Biomarker Derived from Standard CT Could Predict Cardiac Death

Liam Davenport

August 30, 2018

MUNICH — Analysing the alteration in fat content in coronary arteries in standard coronary computed tomography angiography (CTA) images could predict the likelihood that an individual with apparently healthy arteries will go on to have a fatal heart attack, say UK researchers.

Studying coronary CTA images taken in nearly 4000 patients in Germany and the USA, researchers from the University of Oxford applied a novel biomarker, termed the Fat Attenuation Index (FAI), that measures changes in the composition of coronary artery walls to identify areas with inflamed plaques.

Presenting their findings at the ESC Congress, which were published simultaneously in The Lancet, they showed that a high FAI index in the right coronary artery was associated with an at least 5-fold increased risk of future cardiac mortality.

Residual Cardiovascular Risk

Lead researcher Charalambos Antoniades, PhD, Radcliffe Department of Medicine, University of Oxford, said in a news release: "This new technology may prove transformative for primary and secondary prevention.

"For the first time, we have a set of biomarkers, derived from a routine test that is already used in everyday clinical practice, that measures what we call the 'residual cardiovascular risk', currently missed by all risk scores and non-invasive tests."

He believes that knowing this information could allow clinicians to intervene early enough to prevent heart attacks.

"I expect these biomarkers to become an essential part of standard CT coronary angiography reporting in the coming years," he said.

Co-author Dr Stephan Achenbach, professor of cardiology at the University of Erlangen, added: "This study highlights an entirely new way in which patients at risk for myocardial infarction or heart attack could possibly be identified very early on.

"We very much need such novel approaches since a large part of all heart attacks occur without any prior notice. This study and its results may add to our armamentarium to prevent heart attacks, which makes the results so exciting from a scientific and clinical point of view."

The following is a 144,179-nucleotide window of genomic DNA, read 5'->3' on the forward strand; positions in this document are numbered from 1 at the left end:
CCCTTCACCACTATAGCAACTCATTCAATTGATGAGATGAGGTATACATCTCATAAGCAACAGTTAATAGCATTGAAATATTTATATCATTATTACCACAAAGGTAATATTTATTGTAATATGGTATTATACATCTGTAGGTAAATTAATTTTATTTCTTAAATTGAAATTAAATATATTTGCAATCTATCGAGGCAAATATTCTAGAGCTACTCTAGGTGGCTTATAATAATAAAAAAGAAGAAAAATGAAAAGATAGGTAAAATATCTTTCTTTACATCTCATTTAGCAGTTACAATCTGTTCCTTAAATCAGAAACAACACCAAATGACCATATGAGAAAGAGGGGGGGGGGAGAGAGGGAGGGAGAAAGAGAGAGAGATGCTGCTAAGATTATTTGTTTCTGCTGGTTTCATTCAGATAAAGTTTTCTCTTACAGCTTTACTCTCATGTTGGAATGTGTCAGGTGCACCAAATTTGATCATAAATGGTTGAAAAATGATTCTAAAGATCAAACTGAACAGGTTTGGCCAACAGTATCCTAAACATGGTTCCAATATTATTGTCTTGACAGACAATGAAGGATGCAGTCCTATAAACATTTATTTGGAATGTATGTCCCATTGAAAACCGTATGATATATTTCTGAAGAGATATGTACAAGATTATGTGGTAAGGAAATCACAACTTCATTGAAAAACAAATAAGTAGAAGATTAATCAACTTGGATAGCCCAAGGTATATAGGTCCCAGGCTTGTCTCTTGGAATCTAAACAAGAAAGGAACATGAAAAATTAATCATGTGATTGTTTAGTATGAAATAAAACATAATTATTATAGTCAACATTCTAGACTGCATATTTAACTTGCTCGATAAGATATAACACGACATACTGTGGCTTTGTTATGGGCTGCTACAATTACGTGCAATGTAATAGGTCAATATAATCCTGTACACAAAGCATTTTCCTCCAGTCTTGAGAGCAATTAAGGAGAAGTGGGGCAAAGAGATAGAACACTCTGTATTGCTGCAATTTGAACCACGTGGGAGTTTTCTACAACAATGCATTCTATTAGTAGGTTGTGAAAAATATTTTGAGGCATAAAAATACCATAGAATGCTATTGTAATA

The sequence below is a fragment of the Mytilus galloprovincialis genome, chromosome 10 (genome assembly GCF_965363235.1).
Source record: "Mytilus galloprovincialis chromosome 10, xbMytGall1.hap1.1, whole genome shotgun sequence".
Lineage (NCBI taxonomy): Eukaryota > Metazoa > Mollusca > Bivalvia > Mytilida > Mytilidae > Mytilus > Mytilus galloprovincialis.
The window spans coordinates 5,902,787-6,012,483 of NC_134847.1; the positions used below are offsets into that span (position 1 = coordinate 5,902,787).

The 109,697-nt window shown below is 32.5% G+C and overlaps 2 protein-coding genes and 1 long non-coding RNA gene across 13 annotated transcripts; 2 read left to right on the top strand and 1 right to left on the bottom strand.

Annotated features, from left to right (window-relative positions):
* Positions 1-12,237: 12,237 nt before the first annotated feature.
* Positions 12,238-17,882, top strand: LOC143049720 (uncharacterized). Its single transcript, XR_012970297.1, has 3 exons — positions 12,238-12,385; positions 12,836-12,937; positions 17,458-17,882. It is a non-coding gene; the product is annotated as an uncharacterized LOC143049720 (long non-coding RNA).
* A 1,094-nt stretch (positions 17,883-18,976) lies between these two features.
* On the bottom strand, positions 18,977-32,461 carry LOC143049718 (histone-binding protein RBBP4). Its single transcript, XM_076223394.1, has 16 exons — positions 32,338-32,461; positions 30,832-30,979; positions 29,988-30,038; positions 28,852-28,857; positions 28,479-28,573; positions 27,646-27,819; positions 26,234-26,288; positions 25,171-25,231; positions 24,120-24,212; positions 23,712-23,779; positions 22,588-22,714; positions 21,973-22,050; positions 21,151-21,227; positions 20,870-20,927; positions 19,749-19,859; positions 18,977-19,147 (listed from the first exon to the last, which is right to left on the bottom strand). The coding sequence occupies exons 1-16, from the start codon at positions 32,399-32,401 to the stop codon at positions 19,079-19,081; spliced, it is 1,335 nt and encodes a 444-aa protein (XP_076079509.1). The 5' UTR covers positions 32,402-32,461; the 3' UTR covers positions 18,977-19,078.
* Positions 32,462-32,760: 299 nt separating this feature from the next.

Possible Game Changer

Metin Avkiran, PhD, associate medical director at the British Heart Foundation, which funded the research, noted: "Most heart scans are good at spotting blockages caused by large plaques, but not the smaller, high-risk plaques that are likely to rupture and cause a heart attack.

"This new technique could be a game changer – allowing doctors to spot those 'ticking time bomb' patients who are most at risk of a heart attack, and getting them on to intensive treatment. This would undoubtedly save lives."

Dr Luigi Badano, Department of Cardiac, Thoracic and Vascular Sciences, University of Padua, Italy, who was not involved in the study, told Medscape News UK that it was a "clever and innovative study".

He believes that the technique will make it into clinical practice, "particularly in patients presenting at the emergency room with chest pain, that are atypical patients with low-to-moderate cardiovascular probability of cardiovascular events".

He pointed out that "most of those patients have apparently normal coronary arteries but they have chest discomfort.

"Sometimes, they have some slight modification on the ECG, so having an additional marker of cardiovascular risk, despite the known markers being normal, it would definitely be beneficial in order to treat more aggressively those patients with preventive measures."

Badano believes, however, that this does not necessarily mean pharmacological intervention.